Tuesday, 19 December 2017

A Change Is Not As Good As A Rest

My Mum always says that a change is as good as a rest.  She's right on almost everything but on this one she's flat out wrong. The only thing that is as good as a rest is a rest.  I've done the experiment and I've crunched the numbers and I can hereby report with scientific clarity that the only thing that is as good as a rest is another rest.  Having said that, change is sometimes good.   As it's nearly Christmas, I wanted to write a positive post about change.  This is a politics blog so I thought I'd describe some of the things that I think are positive about daily life here in Switzerland to see if anyone would like to import them to a future iScotland.  I'm not talking about really big, top-down economic decisions like interest rates or fiscal policy but more the kind of bottom-up policy choices that have a direct effect on life quality and can actually change the mood and timbre of a society.   I'm just going to go through a few things that seemed a bit weird when I first moved to Zurich but now seem as normal as a giant bar of Toblerone.  What do you all think?  Would any of these improve life in iScotland?
A typical breakfast in Zurich.
I pay less rent today than I did eight years ago when I moved in to my flat.  There are very strict rules imposed on landlords here in Zurich that limit their power to increase the rent.  The monthly rent on all flats is tied to the interest rate set by the Swiss Central Bank.  If the interest rates remain persistent for a fixed time above the rate on the date I moved in, the landlord is allowed to increase the rent according to a formula.  Similarly, the tenant wins if the rates go down and stay that way.  Interest rates have plummeted since 2009 so at the moment I'm very much a winner.  If I moved out of the flat the landlord would be able to strike a new monthly rent (with some caveats to that) but I'm certainly not going to leave for as long as it effectively gets cheaper month by month.  My landlord might be cursing my inertia but there's not much they can do about it because renters have persistent rights of residence: they can only kick me out if I stop paying the rent or the building is demolished.   The world of renting is actually a world of strict rules.   For example, everything in the flat from windows to wall paint has a value and a lifetime, meaning that when I move out the landlord can only claim damages out of my deposit by applying a mathematical formula.  Paint has a lifetime of 8 years so the walls that were freshly painted in 2009 now have zero value and I can't be held financially responsible for fixing up the tiny scrapes and marks that built up over the years.  There are strict rules about moving out on certain days, notice periods for improvements, responsibilities for internal and external pipes and so on.  These rules strike a balance between landlord and tenant.  My view is that they generally favour the rights of the tenant by providing stability and a legal set of standards and responsibilities.  Sometimes rules turn out to be a good idea.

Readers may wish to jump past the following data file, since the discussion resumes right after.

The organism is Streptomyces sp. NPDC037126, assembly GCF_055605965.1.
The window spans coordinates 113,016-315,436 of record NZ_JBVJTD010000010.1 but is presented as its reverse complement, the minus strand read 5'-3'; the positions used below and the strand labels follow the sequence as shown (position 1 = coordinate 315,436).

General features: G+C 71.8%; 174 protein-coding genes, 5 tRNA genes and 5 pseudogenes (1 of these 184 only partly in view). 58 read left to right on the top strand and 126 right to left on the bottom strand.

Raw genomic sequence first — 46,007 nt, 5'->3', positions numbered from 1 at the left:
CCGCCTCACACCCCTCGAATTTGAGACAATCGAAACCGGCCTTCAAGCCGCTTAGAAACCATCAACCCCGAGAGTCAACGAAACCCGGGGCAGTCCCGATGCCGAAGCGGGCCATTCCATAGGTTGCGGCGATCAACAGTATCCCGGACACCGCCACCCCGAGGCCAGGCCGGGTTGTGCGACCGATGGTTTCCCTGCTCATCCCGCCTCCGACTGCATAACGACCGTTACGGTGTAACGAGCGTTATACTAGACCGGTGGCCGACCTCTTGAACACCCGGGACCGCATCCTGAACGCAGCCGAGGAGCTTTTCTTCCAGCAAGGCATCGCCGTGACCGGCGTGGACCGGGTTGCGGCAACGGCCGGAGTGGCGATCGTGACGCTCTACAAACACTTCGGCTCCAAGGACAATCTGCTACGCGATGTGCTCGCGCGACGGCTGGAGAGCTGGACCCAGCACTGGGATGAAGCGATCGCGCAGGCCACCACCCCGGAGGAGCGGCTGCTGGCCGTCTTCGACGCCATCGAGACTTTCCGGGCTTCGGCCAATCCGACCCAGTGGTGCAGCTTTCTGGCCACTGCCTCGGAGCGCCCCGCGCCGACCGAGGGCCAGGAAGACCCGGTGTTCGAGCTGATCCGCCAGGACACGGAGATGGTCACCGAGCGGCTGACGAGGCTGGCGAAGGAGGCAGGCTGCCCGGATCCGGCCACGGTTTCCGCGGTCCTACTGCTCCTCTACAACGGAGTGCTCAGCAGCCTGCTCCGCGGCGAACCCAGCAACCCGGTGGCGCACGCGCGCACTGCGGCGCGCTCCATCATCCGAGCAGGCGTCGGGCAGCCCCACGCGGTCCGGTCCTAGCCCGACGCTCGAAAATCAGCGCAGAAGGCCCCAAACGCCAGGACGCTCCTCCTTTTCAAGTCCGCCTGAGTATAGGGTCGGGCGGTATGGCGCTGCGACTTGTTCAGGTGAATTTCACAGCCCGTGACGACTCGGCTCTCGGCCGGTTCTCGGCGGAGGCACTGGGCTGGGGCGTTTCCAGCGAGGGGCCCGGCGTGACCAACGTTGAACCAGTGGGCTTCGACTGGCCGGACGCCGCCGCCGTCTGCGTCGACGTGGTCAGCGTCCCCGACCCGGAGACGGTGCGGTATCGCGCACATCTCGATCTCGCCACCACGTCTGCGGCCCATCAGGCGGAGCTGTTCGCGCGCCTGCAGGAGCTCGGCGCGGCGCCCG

Pretty much everyone in Zurich rents their flat.  As I already pointed out, renting comes with all sorts of legal protections that make it a generally good experience.  It has to be pointed out, though, that ownership is beyond most people's pockets. I'm in the amazingly lucky position that I probably could go out and buy a place but I've so far opted not to do that.  Why, then, am I not a property magnate?  Well, property ownership comes with a significant tax burden.  I would have to pay tax on the theoretical income I would earn if  I rented out the property, even if I chose to live in it myself.  Also, if I chose to sell the flat within 10 years of purchasing it I would be hit with a tax bill that would wipe out any profit I might have made.  Ownership just isn't the no-brainer that it is in the UK.  I believe that changes society for the better because it means that most Swiss people are not obsessed with house prices, they're not saddled with stressful debt, they don't spent public holidays at the DIY store (more of that later), and they have more spare time and money to do other activities (more of that later, too).

The first two German words everyone masters: "Sonntag" and "Geschlossen"
In Switzerland, if your last lightbulb blows on Saturday night you'll be sitting in the dark until Monday morning.  That's right, everything is shut on Sunday.  I'll be honest, this took a bit of getting used to but now I think it is a great idea.  Scotland was actually a trailblazer on Sunday shopping but I now think it was a terrible move.  It's a really great idea to save up one day for something special, something free from commercial stress.  On Sundays what you see is Swiss people going out for leisurely strolls in the woods,  families out roller-skating on the national roller-skating paths, cyclists huffing and puffing up and down hills, people on their balconies reading a book or playing a board game, and pensioners going for a boat trip on the lake.  I quite often go for a cycle into the weird and wonderful countryside and I'll tell you now that without doing that I wouldn't have known about the strange ceremony where they dress the cows up all pretty with flowers and bring them down to the lower winter pastures.  The DIY centre is most definitely not open for business and, anyway, bathroom grouting is the landlord's responsibility.